I am now an ex customer of TomTom. Over the years I have owned four different Sat Navs from them, spending well over a thousand pounds!), and at the beginning I was delighted and impressed. I now use a combination of a good road atlas, consulting Google Earth before departure and/or a map app on my iPhone. Why have I chosen an apparently retrograde step? A combination of reasons:
1) Very poor and slow updating of changes and errors in the database. (It took more than two years to get my home address correct on the map – that was shown more than one kilometer away from its actual location.)
2) Cash Cow attitude to pricing of “updates” that then turn out to have more new errors.
3) Same attitude to the design of the sat navs such that the rechargeable battery, (which eventually dies), can only be replaced at a very high price and requires return to TomTom – ludicrous!
TomTom is not the only bad guy in this market, they seem to all be playing the same game and I suspect will go the way of all poorly run noncompetitive businesses that do not focus their trading on the customer.

Відеозйомка весіль Львів, Київ, Трускавець, Дрогобич says:
24 February 2013

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mike [hull] says:
7 March 2013

I own a toyota avensis 2010 t4 diesel that as a sat nav fitted as standard, nearly 2 years ago we drove through france to Narbonne, then onto Spain. I already had a Garman 3760 sat nav so we used both on our trip. The Garman was better because it gave speed camera locations & instant speed limits on the road i was on. Both got us to our destainations with no problems. I have just purchesed the Garman lifetime map update BUT through Amazon which is £15 app cheaper than buying from Garman because we are doing almost the same trip again this year.

Charlie says:
10 March 2013

I bought a Garmin 2475LT as it had full USA maps as well as Europe, I go to Canada and the USA fairly often. Updating this was a nightmare and I had to contact Garmin three times before I got the update installed. Anyone thinking of getting a 2474LT before going to the USA should get it a few weeks before hand to give themselves time to get it updated. It also takes hours for the map to download.

Pete says:
24 August 2013

I try and update every couple of years. Bear in mind that the councils have billions of pounds to squander so they’ll spend it on unnecessary work, ie building roundabouts where they are not needed or removing roundabouts and replacing them with traffic lights etc. One way streets etc. Rather than repairing pot holes etc. (Another thing they do is put speed bumps on roads next to pot holes that aren’t sorted).

I was recently in Broadstairs and I travelled to Folkstone, the main road between these twons is littered with roundabouts. At one point the SatNav told me to take the 2nd exit off a stoopid little roundabout instead of the first exit (presumably some unnecessary work had been done recently) that took me miles out of my way – I ended up in a big circle.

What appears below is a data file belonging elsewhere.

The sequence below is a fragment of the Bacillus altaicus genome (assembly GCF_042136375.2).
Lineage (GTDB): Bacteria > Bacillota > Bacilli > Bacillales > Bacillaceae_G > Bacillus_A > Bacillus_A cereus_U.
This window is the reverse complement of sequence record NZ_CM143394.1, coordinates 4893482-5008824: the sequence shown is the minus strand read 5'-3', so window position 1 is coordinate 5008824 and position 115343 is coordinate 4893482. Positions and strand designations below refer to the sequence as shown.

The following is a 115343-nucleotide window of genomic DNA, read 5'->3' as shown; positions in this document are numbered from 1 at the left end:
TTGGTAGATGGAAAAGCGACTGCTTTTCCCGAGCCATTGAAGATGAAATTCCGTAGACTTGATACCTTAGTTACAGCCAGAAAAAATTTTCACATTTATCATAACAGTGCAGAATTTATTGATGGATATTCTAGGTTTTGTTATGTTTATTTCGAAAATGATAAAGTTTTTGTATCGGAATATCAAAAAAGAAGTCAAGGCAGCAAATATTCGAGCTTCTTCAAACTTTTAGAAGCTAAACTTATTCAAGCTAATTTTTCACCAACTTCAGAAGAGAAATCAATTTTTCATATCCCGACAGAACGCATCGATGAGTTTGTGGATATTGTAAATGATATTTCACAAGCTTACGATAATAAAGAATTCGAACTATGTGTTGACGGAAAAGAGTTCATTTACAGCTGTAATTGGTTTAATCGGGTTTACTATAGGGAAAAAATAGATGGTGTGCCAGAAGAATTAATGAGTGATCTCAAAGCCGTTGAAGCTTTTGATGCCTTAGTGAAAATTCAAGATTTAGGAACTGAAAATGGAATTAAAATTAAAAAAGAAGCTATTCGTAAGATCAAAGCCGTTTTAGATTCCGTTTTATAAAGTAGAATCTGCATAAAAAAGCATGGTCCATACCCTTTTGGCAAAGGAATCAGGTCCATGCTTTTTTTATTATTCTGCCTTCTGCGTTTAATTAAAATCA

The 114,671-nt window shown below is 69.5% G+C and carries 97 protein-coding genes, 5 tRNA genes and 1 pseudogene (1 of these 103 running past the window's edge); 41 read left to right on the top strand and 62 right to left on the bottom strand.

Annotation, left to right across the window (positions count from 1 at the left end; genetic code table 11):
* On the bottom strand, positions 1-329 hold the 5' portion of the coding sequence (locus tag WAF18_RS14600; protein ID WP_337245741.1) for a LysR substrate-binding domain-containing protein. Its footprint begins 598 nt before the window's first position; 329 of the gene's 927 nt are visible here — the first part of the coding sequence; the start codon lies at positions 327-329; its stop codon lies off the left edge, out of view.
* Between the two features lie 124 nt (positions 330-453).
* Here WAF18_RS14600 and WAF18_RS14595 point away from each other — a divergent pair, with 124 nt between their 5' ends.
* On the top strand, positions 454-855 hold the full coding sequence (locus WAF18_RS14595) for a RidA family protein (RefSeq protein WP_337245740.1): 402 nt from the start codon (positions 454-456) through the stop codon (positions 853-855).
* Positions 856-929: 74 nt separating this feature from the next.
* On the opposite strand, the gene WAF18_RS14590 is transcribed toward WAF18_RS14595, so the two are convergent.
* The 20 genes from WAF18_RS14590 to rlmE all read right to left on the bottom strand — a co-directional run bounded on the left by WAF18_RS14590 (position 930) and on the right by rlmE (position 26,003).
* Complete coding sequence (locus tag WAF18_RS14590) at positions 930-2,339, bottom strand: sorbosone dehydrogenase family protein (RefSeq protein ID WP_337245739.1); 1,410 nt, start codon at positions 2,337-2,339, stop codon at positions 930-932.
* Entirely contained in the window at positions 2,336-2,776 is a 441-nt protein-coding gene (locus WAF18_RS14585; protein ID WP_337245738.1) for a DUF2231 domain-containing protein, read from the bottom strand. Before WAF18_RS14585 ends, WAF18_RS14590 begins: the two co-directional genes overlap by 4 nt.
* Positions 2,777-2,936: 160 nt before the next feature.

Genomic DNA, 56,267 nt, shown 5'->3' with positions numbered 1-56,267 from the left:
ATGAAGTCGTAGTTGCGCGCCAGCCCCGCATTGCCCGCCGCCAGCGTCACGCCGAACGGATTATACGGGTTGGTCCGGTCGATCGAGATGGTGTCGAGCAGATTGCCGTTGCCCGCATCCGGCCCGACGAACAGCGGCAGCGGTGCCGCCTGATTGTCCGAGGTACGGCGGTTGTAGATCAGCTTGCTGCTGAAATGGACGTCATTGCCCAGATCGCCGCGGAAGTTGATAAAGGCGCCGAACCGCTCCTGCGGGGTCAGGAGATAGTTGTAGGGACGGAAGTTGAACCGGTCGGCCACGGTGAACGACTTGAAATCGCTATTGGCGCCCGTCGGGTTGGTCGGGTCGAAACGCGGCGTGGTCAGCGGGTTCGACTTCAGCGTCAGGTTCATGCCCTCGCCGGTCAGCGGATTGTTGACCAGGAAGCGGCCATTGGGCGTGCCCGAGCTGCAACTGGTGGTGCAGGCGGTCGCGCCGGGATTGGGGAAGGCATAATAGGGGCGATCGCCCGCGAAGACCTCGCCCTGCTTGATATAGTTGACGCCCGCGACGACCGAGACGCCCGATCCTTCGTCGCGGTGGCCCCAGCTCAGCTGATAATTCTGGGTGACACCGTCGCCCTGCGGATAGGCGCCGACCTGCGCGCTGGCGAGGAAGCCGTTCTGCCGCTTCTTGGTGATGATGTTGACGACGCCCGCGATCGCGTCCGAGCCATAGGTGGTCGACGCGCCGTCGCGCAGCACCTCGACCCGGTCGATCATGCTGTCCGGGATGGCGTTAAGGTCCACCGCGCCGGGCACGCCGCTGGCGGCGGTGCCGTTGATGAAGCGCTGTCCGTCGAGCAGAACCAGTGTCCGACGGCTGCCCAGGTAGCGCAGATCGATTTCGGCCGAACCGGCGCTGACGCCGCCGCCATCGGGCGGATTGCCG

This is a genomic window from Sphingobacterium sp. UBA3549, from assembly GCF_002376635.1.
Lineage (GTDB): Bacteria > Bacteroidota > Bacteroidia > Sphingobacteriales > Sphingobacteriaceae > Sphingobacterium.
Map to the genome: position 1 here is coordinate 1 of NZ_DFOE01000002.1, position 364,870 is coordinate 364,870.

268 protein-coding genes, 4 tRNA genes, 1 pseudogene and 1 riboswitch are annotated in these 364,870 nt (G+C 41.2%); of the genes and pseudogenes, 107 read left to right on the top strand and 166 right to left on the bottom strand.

In conclusion: Map updates are only needed because money is wasted on so called road “improvements”. I wonder how many life saving operations could be carried out instead. Hmmm.

Paul says:
6 November 2013

Any software developers out there, I’ve got an idea for an app – if your satnav is out of date (I neglected to get my one-time update in time from TomTom) how about an app that lists new postcodes registered in last (say) 2 years, and what postcode (or street) is the next one to it? Then you wouldn’t need to worry about getting upgrades!

I don’t understand the economics of satnavs at all. I avoided getting a built-in one for my last car as updates cost £150!! unless you were prepared to buy black market ones from ebay (£30). I bought an 18 month update for my TomTom about 18 months ago on a half price offer at £35. Now I am faced with a one year update for £65 (need to drive in part of Europe I have not been to before). Also, and this is far worse, I need a PC or a Mac in order to update my TomTom and I no longer use one as I can do everything I need using an Android device and a Raspberry Pi for video playing. I think it may be cheaper to use Google Maps even when I factor in buying a European data pass. For me one of the new Android mapping apps seems to be a no brainer, think the days of freestanding satnav are numbered.

john m says:
22 December 2013

Re Garmin 2595 Sat Nav
Does anybody know a good site for micro map for Cyprus. Have been quoted £80 by Garmin which seems too expensive for stand alone..

As stated above don’t need a windows PC except to update TomTom the moment the EU regulate European data charges Google maps is the way to go

Nigel Preece says:
22 February 2014

In 2011 I bought a new Toyota Yaris with a Tom Tom TNS410 on board unit installed. In 2014 the screen unit was stolen (inadvertantly left the car unlocked – my fault !) Contacted Tom Tom for replacement cost – they advised that I had to contact my local Toyota supplier who quoted a price of 1,000/ – POUNDS FOR A REPLACEMENT SCREEN UNIT ! …..needless to say I went out and bought a stand alone Garmin.

Mac says:
17 April 2014

I agree with many of these comments, I have aTom Tom & it was not very good in France, leading us at one point up a dirt road where my motorhome was nearly stuck as it was almost impossible to turn round! And the price of their uploads is outrageous!